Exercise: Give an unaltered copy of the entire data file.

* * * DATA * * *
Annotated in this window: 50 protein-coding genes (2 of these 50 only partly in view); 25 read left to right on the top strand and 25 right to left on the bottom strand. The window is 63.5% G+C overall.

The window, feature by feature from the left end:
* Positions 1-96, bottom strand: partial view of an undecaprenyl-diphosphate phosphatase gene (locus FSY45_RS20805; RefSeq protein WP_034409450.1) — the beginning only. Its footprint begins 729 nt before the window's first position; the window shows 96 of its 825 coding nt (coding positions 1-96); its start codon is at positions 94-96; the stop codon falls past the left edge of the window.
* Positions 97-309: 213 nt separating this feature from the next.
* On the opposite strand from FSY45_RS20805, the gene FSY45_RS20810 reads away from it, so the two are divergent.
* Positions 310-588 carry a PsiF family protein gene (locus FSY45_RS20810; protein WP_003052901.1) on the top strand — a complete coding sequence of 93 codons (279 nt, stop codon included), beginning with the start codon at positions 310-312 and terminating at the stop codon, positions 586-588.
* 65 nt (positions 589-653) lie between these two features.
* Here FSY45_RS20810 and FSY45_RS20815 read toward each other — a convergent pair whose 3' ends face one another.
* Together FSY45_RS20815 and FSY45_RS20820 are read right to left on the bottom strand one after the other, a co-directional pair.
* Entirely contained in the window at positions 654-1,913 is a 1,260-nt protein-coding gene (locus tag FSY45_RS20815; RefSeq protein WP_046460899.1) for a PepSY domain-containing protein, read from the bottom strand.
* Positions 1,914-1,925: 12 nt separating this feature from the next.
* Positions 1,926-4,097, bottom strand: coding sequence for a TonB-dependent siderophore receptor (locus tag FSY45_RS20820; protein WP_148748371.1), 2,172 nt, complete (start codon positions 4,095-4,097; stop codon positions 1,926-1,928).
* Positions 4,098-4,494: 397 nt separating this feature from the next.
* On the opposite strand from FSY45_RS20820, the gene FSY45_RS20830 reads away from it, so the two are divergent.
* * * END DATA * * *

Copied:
Annotated in this window: 50 protein-coding genes (2 of these 50 only partly in view); 25 read left to right on the top strand and 25 right to left on the bottom strand. The window is 63.5% G+C overall.

The window, feature by feature from the left end:
* Positions 1-96, bottom strand: partial view of an undecaprenyl-diphosphate phosphatase gene (locus FSY45_RS20805; RefSeq protein WP_034409450.1) — the beginning only. Its footprint begins 729 nt before the window's first position; the window shows 96 of its 825 coding nt (coding positions 1-96); its start codon is at positions 94-96; the stop codon falls past the left edge of the window.
* Positions 97-309: 213 nt separating this feature from the next.
* On the opposite strand from FSY45_RS20805, the gene FSY45_RS20810 reads away from it, so the two are divergent.
* Positions 310-588 carry a PsiF family protein gene (locus FSY45_RS20810; protein WP_003052901.1) on the top strand — a complete coding sequence of 93 codons (279 nt, stop codon included), beginning with the start codon at positions 310-312 and terminating at the stop codon, positions 586-588.
* 65 nt (positions 589-653) lie between these two features.
* Here FSY45_RS20810 and FSY45_RS20815 read toward each other — a convergent pair whose 3' ends face one another.
* Together FSY45_RS20815 and FSY45_RS20820 are read right to left on the bottom strand one after the other, a co-directional pair.
* Entirely contained in the window at positions 654-1,913 is a 1,260-nt protein-coding gene (locus tag FSY45_RS20815; RefSeq protein WP_046460899.1) for a PepSY domain-containing protein, read from the bottom strand.
* Positions 1,914-1,925: 12 nt separating this feature from the next.
* Positions 1,926-4,097, bottom strand: coding sequence for a TonB-dependent siderophore receptor (locus tag FSY45_RS20820; protein WP_148748371.1), 2,172 nt, complete (start codon positions 4,095-4,097; stop codon positions 1,926-1,928).
* Positions 4,098-4,494: 397 nt separating this feature from the next.
* On the opposite strand from FSY45_RS20820, the gene FSY45_RS20830 reads away from it, so the two are divergent.